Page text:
The 15 June 2011 Wine Spectator featured an article on the Loire valley by James Molesworth. The basic thrust was that the rather good vintages from 2006 through 2008 have been followed by two great vintages in 2009 and 2010. If you are looking for fresh and light wines that depend more on acidity than oakiness with minerality and reasonable prices, this is the area to investigate. The Loire River begins appropriately enough in Haute-Loire about 400 miles south of Paris. It flows north-northwest reaching Orleans about 100 miles south of Paris where it turns east, flowing about 200 miles to Nantes where it meets the sea. This last section contains most of the fine chateaux and vineyards that most people envision when one mentions the Loire. However, shortly before this stretch one finds Sancerre on the east bank with Pouilly-Fumé across the river, two of the better, and better-known Loire Valley wines.
Unfortunately, although Molesworth speaks well of Sancerre and Pouilly-Fumé, saying 26 of the 43 wines sampled scored 90 or higher, there are few outstanding values. He notes Domaine Fouassier Sancerre Sur Le Fort ($23), Pascal Jolivet Sancerre Clos du Roy ($36), and the Régis Minet Pouilly-Fumé Vielles Vignes. All are from the 2009 vintage and scored above 90. He then mentions that better deals can be found in nearby Quincy, Reuilly, and Menetou-Salon, picking Domaine des Victoires Quincy ($19), Domaine de Reuilly Les Pierres Plates ($19), and Domaine Chatenoy Menetou-Salon ($22). All rated 88. These wines are all made from the Sauvignon Blanc grape, although Sancerre does make some red wine.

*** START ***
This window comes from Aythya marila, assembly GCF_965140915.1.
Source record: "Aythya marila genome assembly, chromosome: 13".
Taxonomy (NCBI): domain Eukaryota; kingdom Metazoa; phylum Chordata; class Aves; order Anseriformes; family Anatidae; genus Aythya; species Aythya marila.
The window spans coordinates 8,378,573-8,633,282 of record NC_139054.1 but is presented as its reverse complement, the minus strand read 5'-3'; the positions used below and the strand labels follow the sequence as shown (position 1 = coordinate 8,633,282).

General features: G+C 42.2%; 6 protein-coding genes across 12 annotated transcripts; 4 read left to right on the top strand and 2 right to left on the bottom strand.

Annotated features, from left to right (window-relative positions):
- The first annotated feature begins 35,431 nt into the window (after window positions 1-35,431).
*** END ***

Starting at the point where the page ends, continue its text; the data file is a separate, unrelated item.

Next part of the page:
Downstream, the Touraine region surrounds Tours and the Vouvray region. He mentions a very affordable ($12) Les Vignerons de Coteaux Romanais Sauvignon Touraine Domaine du Haut Morlu. As one heads west through this area the Sauvignon Blanc changes over to Chenin Blanc. Vouvray makes some wines worth laying down for a few years (Clos de Nouys Vouvray Sec and offerings from Marc Brédif, Vincent Carême, Benoit Gautier, and Vigneau-Chevreau). Further to the west, the Melon de Bourgogne grape gives Muscadet its crisp, mineral taste, making it a perfect foil for seafood. The S&M area on the map is not the home of the Marquis de Sade, but Muscadet de Sèvre et Maine, a better region of Muscadet located between the Sèvre and Maine rivers. The Marquis' home is in southern France.
The best red wines are made from the Cabernet Franc grape in the Touraine region with Chinon, Bourgueil, and Saumur or Saumur-Champigny standing out. Look for Jean-Maurice Raffault Chinon Les Galuches ($16) and the Yannick Amirault Bourgueil La Cordraye ($21).
Will any of this help on the island? Probably not. There are several wines from this region available on the island but these producers are not prominent among them. Obviously, in the spring of 2011 as this is written, the 2009 vintage is just moving out of the caves and into restaurants and wine shops. Keep these regions, if not producers, in mind when you look over next season's wine lists. Auberge Gourmande, Bistrot Caraïbes, Mario's Bistro (actually has some Sauvignon Blanc and Sancerre from Pascal Jolivet), and Momovino Bistro (Momo's new restaurant), all have at least three wines from the Loire Valley.